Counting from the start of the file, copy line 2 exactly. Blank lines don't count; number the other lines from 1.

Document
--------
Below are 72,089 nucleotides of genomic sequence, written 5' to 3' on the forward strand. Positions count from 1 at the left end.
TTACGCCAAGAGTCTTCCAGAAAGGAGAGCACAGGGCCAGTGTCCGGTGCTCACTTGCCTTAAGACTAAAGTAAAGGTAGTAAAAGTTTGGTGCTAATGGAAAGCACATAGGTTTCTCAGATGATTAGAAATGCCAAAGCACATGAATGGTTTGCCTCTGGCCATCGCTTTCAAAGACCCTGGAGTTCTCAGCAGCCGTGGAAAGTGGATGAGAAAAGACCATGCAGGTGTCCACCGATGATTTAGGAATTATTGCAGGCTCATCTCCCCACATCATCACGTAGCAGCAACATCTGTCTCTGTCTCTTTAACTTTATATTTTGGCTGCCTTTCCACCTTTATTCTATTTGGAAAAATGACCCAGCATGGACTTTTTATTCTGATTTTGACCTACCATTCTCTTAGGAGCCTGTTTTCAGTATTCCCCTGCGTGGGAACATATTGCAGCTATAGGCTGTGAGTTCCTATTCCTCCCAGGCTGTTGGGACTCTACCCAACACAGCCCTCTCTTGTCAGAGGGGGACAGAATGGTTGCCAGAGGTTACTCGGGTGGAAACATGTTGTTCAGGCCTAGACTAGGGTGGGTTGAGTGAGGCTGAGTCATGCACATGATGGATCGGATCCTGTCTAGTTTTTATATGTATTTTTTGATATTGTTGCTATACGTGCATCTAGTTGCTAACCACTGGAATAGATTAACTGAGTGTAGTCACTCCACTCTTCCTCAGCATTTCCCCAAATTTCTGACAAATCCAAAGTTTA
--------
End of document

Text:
TTACGCCAAGAGTCTTCCAGAAAGGAGAGCACAGGGCCAGTGTCCGGTGCTCACTTGCCTTAAGACTAAAGTAAAGGTAGTAAAAGTTTGGTGCTAATGGAAAGCACATAGGTTTCTCAGATGATTAGAAATGCCAAAGCACATGAATGGTTTGCCTCTGGCCATCGCTTTCAAAGACCCTGGAGTTCTCAGCAGCCGTGGAAAGTGGATGAGAAAAGACCATGCAGGTGTCCACCGATGATTTAGGAATTATTGCAGGCTCATCTCCCCACATCATCACGTAGCAGCAACATCTGTCTCTGTCTCTTTAACTTTATATTTTGGCTGCCTTTCCACCTTTATTCTATTTGGAAAAATGACCCAGCATGGACTTTTTATTCTGATTTTGACCTACCATTCTCTTAGGAGCCTGTTTTCAGTATTCCCCTGCGTGGGAACATATTGCAGCTATAGGCTGTGAGTTCCTATTCCTCCCAGGCTGTTGGGACTCTACCCAACACAGCCCTCTCTTGTCAGAGGGGGACAGAATGGTTGCCAGAGGTTACTCGGGTGGAAACATGTTGTTCAGGCCTAGACTAGGGTGGGTTGAGTGAGGCTGAGTCATGCACATGATGGATCGGATCCTGTCTAGTTTTTATATGTATTTTTTGATATTGTTGCTATACGTGCATCTAGTTGCTAACCACTGGAATAGATTAACTGAGTGTAGTCACTCCACTCTTCCTCAGCATTTCCCCAAATTTCTGACAAATCCAAAGTTTA